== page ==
The second was a hill climb. Ride as far up the hill as you could with the 50 board the successful completion of the challenge. A dab before that point saw the end of your attempt and the points from the board closest to your stop the points you’d gain. It wasn’t too hard, and could have easily been extended. I carried on riding to the top, where a bonus 50 point card could have easily been placed.

The fun came with stages five, six and seven. Tightly packed into the area resided over by the Tidworth Freeride crew, these three trails would prove to be the highlight of the race and the main talking point all day. A set of downhill tracks carved into the hillside crisscrossing with some massive berms, tight rooty corners and a shed load of drops, jumps and doubles proved a serious test for everyone.

Here the course was well taped, yet racing the track essentially blind proved tough. Trying to keep the speed up while scanning quickly ahead to see where the red tape directed the course, and making assessments on the many jumps and drops with barely any time to make a considered choice. This is the test of a good enduro racer it seems, being able to ride quickly on new trails and making nanosecond decisions on line choice.

This led to the topic of racing trails blind with no prior opportunity to ‘learn’ the track, by walking them, being the main talking point back at the event arena when everyone had crossed the finish line. It’s understandable: most other forms of racing – downhill, cross-country – allow you to check out the course so you know what to expect when you come to race it. Enduro doesn’t give you that opportunity and it led to many complaints.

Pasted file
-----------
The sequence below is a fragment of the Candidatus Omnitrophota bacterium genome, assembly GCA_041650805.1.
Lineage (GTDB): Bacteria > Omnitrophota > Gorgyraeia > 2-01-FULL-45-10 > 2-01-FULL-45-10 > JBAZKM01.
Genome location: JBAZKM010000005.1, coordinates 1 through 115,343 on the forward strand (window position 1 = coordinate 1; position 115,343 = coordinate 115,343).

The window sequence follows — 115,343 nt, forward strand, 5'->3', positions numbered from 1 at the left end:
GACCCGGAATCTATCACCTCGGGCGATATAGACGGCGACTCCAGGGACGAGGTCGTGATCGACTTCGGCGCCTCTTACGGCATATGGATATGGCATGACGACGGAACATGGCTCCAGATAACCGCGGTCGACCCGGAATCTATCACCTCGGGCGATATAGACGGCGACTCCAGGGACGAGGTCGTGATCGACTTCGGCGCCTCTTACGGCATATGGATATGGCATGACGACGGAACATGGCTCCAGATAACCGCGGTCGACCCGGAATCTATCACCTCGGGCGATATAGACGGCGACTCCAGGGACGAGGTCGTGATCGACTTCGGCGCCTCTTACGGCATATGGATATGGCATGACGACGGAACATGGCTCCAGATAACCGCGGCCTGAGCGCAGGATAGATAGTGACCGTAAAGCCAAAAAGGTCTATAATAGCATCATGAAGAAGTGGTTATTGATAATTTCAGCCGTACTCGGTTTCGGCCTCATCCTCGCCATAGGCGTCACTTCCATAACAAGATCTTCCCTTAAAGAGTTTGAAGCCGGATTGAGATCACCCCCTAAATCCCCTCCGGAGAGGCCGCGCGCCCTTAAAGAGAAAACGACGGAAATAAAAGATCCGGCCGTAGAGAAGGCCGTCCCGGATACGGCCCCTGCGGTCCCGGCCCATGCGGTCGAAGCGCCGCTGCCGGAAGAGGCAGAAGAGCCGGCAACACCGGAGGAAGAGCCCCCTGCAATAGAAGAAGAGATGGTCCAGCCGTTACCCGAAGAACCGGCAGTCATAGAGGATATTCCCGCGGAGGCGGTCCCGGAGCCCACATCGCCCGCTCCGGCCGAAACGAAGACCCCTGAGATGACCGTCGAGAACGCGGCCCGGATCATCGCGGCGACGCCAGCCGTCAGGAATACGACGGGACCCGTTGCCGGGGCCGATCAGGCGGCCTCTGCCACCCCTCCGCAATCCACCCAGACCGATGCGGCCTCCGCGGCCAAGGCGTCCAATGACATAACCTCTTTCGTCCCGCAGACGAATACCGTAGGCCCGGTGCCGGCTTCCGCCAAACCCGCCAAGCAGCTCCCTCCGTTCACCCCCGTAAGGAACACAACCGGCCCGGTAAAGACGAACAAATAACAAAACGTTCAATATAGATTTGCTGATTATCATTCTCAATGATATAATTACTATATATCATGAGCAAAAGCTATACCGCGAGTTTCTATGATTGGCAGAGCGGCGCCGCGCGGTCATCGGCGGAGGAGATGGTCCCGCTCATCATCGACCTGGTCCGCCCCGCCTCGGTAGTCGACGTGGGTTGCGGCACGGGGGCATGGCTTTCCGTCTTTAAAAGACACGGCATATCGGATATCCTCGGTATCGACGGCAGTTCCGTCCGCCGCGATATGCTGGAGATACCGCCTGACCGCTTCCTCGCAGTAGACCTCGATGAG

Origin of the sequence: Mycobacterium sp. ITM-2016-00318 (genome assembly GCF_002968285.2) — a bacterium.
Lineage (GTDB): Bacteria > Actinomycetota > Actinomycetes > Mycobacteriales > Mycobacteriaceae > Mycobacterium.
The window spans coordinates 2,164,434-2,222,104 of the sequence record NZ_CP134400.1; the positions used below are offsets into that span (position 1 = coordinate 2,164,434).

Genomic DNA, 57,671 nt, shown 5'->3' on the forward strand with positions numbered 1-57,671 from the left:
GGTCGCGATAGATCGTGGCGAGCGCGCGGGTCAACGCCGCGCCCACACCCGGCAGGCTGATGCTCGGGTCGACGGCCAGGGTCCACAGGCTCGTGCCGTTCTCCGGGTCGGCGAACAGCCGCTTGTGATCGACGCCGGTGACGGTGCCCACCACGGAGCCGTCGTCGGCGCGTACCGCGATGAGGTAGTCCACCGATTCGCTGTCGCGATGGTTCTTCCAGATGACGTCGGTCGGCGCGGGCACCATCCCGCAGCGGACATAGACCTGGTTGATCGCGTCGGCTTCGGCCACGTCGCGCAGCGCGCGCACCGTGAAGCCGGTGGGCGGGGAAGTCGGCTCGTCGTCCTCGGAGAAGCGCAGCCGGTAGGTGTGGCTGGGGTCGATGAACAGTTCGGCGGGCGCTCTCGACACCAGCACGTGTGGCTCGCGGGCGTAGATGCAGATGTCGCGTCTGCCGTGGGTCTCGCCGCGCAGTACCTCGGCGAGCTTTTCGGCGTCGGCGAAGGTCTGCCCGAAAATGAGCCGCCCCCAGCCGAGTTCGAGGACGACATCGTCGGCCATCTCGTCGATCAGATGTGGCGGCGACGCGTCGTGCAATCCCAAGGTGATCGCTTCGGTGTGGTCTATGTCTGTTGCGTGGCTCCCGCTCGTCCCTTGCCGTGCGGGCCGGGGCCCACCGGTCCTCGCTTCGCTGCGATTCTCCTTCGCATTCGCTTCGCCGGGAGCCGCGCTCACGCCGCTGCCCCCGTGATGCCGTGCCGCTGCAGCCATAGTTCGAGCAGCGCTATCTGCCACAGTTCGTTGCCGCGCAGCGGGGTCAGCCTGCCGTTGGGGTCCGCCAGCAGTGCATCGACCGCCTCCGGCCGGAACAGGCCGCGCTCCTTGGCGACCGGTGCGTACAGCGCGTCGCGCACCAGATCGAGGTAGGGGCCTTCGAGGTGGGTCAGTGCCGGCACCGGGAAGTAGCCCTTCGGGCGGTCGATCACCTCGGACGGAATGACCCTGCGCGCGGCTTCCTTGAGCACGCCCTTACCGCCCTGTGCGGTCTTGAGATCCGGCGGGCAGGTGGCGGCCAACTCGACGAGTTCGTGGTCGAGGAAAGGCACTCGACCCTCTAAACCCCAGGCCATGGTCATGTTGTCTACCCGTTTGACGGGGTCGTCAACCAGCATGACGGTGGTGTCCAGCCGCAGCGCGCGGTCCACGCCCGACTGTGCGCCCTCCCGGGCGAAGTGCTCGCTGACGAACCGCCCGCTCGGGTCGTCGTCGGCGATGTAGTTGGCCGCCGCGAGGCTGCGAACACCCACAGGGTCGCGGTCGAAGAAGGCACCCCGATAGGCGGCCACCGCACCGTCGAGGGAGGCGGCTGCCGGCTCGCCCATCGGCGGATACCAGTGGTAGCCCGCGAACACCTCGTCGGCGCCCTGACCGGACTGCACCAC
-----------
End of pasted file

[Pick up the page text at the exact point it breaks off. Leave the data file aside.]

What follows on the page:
But that is part of the unique challenge of the enduro format – it’s impossible to recce every section of the event in a 25km route, so riding them blind is necessary. When we chatted with Jerome Clementz recently, he touched on this very subject. “In France you don’t know the trail when you race,” he told us, continuing, “o a really important thing is to know your limits and find a good pace when you start, to not be too slow but no too fast, and to have a nice flowing run. That means you own your bike, you know where you’re going and you don’t make any mistakes.”

Well, we certainly made plenty of mistakes! Enduro really pushes you to scan the trail ahead, to make split second decisions based on very little information other than what is rushing towards you.

We felt that the organisers had done a good job with the available terrain and choice of trails, with a good variety that tested your all-round bike skills. Some of the stages could have been modified every so slightly to the better though, and some of the linking stages would have made fantastic timed sections, either as separate sections or extensions of the planned sections.

It was a fun day out, and we’ve ticked the box beside enduro that up until last weekend had been stubbornly empty. Perhaps the most appealing aspect is the social side of the event. It’s the mix of intense race efforts against the clock on the timed stages interspersed with the social and relaxed effort chat-with-your-mates linking stages that really makes the enduro format so much fun.

You get to race against your mates, you get variety of challenges to test yourself against through the day and you get a bloody good workout. If you’ve bored of regular mountain bike events like cross-country races, marathons or multi-lap timed events like 24-hour races, then give an enduro a whirl. You might just enjoy it.

More info about round 3 at www.enduro1.co.uk